Everyone has their opinions of social media; some, such as myself, consider it a waste of time. I also don’t want my personal life exposed to people all over the world who don’t truly know me and what I’m all about. If you chose to use Facebook, Twitter, or Instagram, you must be ready to accept the consequences. What you write or depict on social media may result in agreement, or even praise, but you must also realize you could receive responses filled with vicious hatred and personal accusations.
Tweets can be humorous as well; just such a case happened recently in Mansfield, Texas.
A teenage girl had been hired to work at ‘Jet’s Pizza.’ The night before she was to begin her new job, she sent out a tweet to her ‘followers.’ She said ‘ew,’ I have to start this (expletive, expletive), job tomorrow. She then added several thumbs down ‘emojis.’ The girl’s Twitter name is @Cella.
Her new boss, the owner of the pizza establishment was informed of the tweet. He didn’t have access to her phone number, so he went to his seldom-used twitter account and responded: He tweeted her telling her she was not going to start that (expletive, expletive), job tomorrow, informing her that she was fired. He then offered her good luck with no money and no job.
If you thought that was funny, it gets more disturbing. @Cella received support from the United States and nations around the world netting her approximately 1,000 new followers. She has been contacted by radio stations who want to interview her.
Some tweets doubted the authenticity of the response from the owner of the ‘Jet’s Pizza.’ In reaction, Robert Waple tweeted once more. He said ‘it’s me,’ and said that he rarely uses his Twitter account, but he did that day. He also referred to that girl who would have been working at the register, taking phone orders, making subs and salads and eating free pizza; ‘how hard could that be?’ He also said he would normally have phoned her to let her know she had lost her job before she began, but he wasn’t at work where he had access to her personal information; another employee had sent him an e-mail containing her tweeted message.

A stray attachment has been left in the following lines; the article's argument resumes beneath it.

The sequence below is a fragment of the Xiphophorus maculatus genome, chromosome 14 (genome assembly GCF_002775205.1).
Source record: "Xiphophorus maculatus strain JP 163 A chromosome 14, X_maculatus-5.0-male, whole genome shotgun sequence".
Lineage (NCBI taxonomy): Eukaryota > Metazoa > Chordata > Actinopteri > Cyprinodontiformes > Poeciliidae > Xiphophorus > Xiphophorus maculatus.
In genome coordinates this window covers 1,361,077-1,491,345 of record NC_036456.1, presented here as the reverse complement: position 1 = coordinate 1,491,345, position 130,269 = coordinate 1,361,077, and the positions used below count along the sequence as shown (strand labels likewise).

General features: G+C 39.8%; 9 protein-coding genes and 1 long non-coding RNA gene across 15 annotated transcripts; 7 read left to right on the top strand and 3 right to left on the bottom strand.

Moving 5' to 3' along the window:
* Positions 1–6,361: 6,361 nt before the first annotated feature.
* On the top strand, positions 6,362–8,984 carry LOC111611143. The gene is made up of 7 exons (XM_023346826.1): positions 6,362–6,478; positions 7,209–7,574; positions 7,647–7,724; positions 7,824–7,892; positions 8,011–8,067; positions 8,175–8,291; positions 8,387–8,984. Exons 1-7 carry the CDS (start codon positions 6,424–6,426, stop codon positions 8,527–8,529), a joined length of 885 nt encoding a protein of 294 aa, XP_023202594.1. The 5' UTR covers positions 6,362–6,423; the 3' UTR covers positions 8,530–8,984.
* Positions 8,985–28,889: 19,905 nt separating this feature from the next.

Mr. Waple’s reply to @Cella received at least one response from a disgruntled ex-employee. He said that he was stoned every day he worked at the pizzeria, and that their pizza ‘sucked.’ A former manager offered a retort, saying that being stoned might have been an excuse for delivering one pizza to the wrong house, but not for multiple infractions.
This is likely a first; being fired on Twitter before beginning a job; but it probably won’t be the last. Far too many teenagers are obsessed with their toys, and have little respect for authority figures. They have few ethics regarding work, and none when attacking other human beings.
I always believed that the telephone was an unfair weapon; it was possible to use distance and the lack of shared space to verbally harm another human being. The social media is far worse with the ability to share your hatred or misplaced anger, directed at another person or group of people, with dozens if not thousands of other individuals.
To @Cello I would say ‘grow-up,’ there are lots of people who want or need a job, and there are millions more who have serious problems they need to vent.
Commentary by James Turnage